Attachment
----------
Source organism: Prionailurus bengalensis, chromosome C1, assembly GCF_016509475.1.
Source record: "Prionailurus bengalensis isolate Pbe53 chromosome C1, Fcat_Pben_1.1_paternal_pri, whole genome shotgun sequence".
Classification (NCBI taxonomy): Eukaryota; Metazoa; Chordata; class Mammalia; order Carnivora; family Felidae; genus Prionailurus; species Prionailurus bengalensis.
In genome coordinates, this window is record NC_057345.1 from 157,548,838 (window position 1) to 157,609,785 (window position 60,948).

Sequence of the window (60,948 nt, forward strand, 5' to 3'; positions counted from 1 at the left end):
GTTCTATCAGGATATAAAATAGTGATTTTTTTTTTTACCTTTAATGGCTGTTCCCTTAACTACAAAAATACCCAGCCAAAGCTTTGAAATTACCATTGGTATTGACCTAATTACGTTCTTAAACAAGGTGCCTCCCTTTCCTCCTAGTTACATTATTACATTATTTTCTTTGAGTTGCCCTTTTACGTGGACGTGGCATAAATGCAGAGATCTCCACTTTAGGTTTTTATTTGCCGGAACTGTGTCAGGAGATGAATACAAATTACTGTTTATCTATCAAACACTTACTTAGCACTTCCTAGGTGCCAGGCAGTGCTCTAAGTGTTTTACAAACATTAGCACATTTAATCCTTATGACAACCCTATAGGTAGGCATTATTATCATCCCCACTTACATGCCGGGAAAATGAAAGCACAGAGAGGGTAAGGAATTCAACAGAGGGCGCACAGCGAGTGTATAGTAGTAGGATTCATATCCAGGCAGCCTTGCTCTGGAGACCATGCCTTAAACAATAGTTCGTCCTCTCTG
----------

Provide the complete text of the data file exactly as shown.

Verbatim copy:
Source organism: Prionailurus bengalensis, chromosome C1, assembly GCF_016509475.1.
Source record: "Prionailurus bengalensis isolate Pbe53 chromosome C1, Fcat_Pben_1.1_paternal_pri, whole genome shotgun sequence".
Classification (NCBI taxonomy): Eukaryota; Metazoa; Chordata; class Mammalia; order Carnivora; family Felidae; genus Prionailurus; species Prionailurus bengalensis.
In genome coordinates, this window is record NC_057345.1 from 157,548,838 (window position 1) to 157,609,785 (window position 60,948).

Sequence of the window (60,948 nt, forward strand, 5' to 3'; positions counted from 1 at the left end):
GTTCTATCAGGATATAAAATAGTGATTTTTTTTTTTACCTTTAATGGCTGTTCCCTTAACTACAAAAATACCCAGCCAAAGCTTTGAAATTACCATTGGTATTGACCTAATTACGTTCTTAAACAAGGTGCCTCCCTTTCCTCCTAGTTACATTATTACATTATTTTCTTTGAGTTGCCCTTTTACGTGGACGTGGCATAAATGCAGAGATCTCCACTTTAGGTTTTTATTTGCCGGAACTGTGTCAGGAGATGAATACAAATTACTGTTTATCTATCAAACACTTACTTAGCACTTCCTAGGTGCCAGGCAGTGCTCTAAGTGTTTTACAAACATTAGCACATTTAATCCTTATGACAACCCTATAGGTAGGCATTATTATCATCCCCACTTACATGCCGGGAAAATGAAAGCACAGAGAGGGTAAGGAATTCAACAGAGGGCGCACAGCGAGTGTATAGTAGTAGGATTCATATCCAGGCAGCCTTGCTCTGGAGACCATGCCTTAAACAATAGTTCGTCCTCTCTG